|THE MECHANICAL ACTION OF LIGHT.|
By WILLIAM CROOKES, F. R. S.
TO generate motion has been found a characteristic common, with one exception, to all the phases of physical force. We hold the bulb of a thermometer in our hands, and the mercury expands in bulk, and, rising along the scale, indicates the increase of heat it has received. We heat water, and it is converted into steam, and moves our machinery, our carriages, and our iron-clads. We bring a load-stone near a number of iron-filings, and they move toward it, arranging themselves in peculiar and intricate lines; or we bring a piece of iron near a magnetic needle, and we find it turned away from its ordinary position. We rub a piece of glass with silk, thus throwing it into a state of electrical excitement, and we find that bits of paper or thread fly toward it, and are, in a few moments, repelled again. If we remove the supports from a mass of matter it falls, the influence of gravitation being here most plainly expressed in motion, as shown in clocks and water-mills. If we fix pieces of paper upon a stretched string, and then sound a musical note near it, we find certain of the papers projected from their places. Latterly the so-called "sensitive flames," which are violently agitated by certain musical notes, have become well known as instances of the conversion of sound into motion. How readily chemical force undergoes the same transformation is manifested in such catastrophes as those of Bremerhaven, in the recent deplorable coal-mine explosions, and indeed in every discharge of a gun.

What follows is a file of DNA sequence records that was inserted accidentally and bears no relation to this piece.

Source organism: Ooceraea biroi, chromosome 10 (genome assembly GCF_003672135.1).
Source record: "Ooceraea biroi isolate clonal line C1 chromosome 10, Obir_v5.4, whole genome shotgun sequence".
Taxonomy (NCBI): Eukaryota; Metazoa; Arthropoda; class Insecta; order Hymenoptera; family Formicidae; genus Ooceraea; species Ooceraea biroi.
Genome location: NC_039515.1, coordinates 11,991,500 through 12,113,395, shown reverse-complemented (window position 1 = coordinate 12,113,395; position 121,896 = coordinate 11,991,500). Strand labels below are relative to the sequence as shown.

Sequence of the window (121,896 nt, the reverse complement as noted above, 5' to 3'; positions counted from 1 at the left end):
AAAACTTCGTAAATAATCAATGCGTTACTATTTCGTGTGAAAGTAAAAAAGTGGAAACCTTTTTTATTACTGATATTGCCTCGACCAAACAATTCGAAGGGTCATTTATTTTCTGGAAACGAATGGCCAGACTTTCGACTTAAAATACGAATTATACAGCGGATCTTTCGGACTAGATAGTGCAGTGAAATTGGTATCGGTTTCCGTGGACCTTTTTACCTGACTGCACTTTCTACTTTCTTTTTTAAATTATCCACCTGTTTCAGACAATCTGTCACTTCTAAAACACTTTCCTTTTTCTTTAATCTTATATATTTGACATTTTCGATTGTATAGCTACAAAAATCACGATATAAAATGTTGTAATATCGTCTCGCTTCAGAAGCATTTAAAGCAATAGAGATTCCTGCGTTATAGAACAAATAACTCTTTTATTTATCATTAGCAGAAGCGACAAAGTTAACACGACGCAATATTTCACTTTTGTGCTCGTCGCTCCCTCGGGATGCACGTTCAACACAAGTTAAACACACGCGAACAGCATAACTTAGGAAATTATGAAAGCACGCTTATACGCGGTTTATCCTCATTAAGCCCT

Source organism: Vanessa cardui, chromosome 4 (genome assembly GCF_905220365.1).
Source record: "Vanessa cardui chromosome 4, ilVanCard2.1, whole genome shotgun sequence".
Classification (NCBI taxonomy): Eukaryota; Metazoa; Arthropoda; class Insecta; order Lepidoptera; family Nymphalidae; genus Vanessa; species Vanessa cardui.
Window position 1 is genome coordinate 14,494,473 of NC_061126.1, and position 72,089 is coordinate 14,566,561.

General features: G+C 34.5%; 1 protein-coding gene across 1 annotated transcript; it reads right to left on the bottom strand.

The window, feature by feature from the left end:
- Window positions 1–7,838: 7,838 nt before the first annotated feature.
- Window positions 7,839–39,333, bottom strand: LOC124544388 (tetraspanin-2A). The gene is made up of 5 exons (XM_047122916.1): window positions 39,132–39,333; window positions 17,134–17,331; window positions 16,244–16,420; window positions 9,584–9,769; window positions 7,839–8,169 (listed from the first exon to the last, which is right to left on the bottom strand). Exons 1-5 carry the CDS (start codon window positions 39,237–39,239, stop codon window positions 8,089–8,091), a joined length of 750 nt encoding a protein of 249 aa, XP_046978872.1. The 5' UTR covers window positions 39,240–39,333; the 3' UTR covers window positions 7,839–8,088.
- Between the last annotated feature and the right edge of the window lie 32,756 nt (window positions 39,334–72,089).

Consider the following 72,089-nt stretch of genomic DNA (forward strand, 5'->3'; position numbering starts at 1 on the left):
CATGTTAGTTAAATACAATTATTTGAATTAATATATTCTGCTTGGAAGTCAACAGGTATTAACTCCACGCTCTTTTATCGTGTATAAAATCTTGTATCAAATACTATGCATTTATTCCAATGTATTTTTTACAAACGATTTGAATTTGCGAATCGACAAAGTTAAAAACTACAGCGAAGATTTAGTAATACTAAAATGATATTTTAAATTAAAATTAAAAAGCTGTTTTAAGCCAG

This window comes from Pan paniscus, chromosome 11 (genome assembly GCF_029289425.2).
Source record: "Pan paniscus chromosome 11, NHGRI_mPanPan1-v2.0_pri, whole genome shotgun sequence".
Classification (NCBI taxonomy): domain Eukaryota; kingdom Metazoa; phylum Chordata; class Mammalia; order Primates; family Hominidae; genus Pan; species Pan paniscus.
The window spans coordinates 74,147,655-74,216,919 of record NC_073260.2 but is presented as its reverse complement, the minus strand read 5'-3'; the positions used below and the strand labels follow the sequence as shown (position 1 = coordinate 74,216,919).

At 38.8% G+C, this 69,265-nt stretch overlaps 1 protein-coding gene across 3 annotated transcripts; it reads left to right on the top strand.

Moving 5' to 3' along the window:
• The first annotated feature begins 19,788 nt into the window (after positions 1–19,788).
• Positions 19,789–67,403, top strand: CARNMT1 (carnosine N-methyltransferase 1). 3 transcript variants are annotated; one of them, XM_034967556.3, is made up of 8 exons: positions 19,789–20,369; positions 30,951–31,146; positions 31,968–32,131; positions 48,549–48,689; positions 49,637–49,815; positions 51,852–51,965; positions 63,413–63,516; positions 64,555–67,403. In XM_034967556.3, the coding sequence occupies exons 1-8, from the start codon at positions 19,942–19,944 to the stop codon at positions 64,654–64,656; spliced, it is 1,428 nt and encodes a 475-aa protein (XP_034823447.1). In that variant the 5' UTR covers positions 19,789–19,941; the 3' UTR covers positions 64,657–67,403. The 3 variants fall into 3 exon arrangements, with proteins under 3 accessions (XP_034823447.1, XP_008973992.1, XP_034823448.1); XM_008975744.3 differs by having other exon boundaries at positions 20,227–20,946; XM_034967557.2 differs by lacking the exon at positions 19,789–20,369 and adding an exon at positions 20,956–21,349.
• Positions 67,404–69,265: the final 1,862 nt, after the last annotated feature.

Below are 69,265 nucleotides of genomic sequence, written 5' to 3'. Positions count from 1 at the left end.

But light, in some respects the highest of the powers of Nature, has not been hitherto found capable of direct conversion into motion, and such an exception cannot but be regarded as a singular anomaly.
This anomaly the researches which I am about to bring before you
- A lecture delivered at the Royal Institution.